After all, the 1960 Green Eggs and Ham is still a runaway best seller on Amazon, and The Runaway Bunny is still a winner after 75 years. What can we learn from their success, and the success of other children’s storytellers?
In this article I explore success from the vantage point of a children’s book writer and grandmother, with links to some of my favorite stories for sharing.
“Leave me alone,” protests our sad little protagonist. “My problem is a giant So big he blocks the sun . . . .
A giant full of nasty words, A giant huge and strong, Who casts a shadow over me As dark as it is long.”
Kes Gray put this small sad rhyme into the mouth of the little boy before the current terrorist attacks cast their black shadow, but his message of despair still rings true. And, as many other fine picture books for children do, this story offers hope. Through the compassion, courage and initiative of the rabbit, the fly, the cow, the frog, the pig and others who inhabit his world, our young hero finds peace and safety.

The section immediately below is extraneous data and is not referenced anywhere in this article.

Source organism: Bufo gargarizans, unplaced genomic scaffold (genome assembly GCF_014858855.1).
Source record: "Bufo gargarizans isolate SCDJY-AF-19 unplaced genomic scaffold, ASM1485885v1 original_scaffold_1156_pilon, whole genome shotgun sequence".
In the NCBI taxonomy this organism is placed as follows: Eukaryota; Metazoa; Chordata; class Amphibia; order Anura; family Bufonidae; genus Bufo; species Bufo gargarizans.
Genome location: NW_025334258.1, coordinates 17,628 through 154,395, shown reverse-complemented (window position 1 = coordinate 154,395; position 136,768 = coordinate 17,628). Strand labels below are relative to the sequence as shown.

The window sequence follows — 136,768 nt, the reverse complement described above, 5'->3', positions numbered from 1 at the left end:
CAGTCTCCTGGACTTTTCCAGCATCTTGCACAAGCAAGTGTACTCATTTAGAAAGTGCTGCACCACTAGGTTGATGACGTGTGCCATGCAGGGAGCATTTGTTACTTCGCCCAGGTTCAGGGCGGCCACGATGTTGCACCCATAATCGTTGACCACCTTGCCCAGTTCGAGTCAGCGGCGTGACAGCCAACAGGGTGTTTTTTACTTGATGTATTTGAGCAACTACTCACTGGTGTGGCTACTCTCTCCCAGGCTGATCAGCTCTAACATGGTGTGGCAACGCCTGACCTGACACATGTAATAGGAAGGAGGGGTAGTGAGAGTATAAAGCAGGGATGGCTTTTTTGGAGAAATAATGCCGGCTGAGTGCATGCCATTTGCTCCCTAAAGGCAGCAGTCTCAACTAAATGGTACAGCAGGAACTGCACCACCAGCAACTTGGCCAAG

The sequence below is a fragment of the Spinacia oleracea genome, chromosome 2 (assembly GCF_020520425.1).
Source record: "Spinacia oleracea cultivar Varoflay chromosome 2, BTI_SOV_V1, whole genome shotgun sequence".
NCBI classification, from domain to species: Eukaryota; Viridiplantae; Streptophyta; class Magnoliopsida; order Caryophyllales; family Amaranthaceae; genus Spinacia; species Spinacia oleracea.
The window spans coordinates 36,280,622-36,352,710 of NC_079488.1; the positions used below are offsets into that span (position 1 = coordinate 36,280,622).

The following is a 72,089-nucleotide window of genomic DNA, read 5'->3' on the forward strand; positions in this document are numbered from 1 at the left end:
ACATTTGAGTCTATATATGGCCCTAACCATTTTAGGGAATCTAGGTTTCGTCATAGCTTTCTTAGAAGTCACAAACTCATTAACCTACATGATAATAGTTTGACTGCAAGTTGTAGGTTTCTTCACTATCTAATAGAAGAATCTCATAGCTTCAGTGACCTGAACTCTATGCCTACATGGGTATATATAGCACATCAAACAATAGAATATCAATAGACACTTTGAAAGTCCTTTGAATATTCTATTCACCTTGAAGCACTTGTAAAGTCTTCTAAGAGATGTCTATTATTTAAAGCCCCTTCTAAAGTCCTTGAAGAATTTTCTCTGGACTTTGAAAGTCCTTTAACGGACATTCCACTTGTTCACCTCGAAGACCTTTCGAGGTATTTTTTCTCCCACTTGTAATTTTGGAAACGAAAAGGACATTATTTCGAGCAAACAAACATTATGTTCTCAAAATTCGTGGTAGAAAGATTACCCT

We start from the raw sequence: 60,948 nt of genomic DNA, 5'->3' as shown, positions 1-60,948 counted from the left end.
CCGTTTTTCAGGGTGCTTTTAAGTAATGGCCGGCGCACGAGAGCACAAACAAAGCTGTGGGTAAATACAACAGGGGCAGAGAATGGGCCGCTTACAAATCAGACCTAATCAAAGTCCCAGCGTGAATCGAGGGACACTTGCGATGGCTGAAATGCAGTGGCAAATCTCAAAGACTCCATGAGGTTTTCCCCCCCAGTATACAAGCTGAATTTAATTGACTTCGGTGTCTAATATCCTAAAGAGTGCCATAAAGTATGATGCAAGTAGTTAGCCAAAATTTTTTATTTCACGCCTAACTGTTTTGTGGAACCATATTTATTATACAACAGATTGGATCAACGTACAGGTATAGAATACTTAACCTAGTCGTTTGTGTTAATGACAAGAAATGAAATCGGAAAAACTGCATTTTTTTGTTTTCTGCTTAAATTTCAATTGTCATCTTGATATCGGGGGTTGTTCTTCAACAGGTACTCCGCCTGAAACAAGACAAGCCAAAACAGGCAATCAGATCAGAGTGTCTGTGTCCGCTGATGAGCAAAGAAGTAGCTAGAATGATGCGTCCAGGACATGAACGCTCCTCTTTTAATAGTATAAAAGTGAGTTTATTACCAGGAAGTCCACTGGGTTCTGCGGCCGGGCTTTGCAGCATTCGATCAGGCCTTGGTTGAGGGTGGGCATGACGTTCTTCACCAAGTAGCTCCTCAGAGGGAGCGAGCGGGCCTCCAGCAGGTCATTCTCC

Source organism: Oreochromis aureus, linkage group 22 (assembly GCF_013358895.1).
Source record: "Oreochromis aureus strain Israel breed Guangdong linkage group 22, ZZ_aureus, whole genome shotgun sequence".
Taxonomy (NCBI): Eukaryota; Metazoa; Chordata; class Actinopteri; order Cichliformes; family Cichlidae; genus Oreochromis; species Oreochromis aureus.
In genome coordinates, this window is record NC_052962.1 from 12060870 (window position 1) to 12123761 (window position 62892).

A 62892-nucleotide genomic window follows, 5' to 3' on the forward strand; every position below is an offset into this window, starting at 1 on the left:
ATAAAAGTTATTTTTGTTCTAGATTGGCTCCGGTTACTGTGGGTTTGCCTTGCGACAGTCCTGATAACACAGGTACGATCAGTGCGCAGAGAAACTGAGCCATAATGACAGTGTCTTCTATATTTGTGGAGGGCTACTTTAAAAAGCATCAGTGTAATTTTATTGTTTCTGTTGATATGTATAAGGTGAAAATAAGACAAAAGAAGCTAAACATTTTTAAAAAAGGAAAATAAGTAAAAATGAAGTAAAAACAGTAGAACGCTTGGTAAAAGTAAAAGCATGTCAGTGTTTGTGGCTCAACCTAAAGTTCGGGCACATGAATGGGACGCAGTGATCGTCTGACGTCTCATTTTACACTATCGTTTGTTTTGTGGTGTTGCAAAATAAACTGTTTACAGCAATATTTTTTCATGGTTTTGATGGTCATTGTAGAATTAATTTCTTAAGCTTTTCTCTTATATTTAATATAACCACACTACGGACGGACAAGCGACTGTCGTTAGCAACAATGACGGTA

After sharing hundreds of stories with children over the years, I’m now more fully realizing why I like this genre. Simply and cleanly, these stories affirm truths we learned as children—that we need each other, that meanies can very quickly become cowards, and that even the smallest of us has important work to do.
Are there stories and memories from your childhood that you draw on for courage in uncertain times?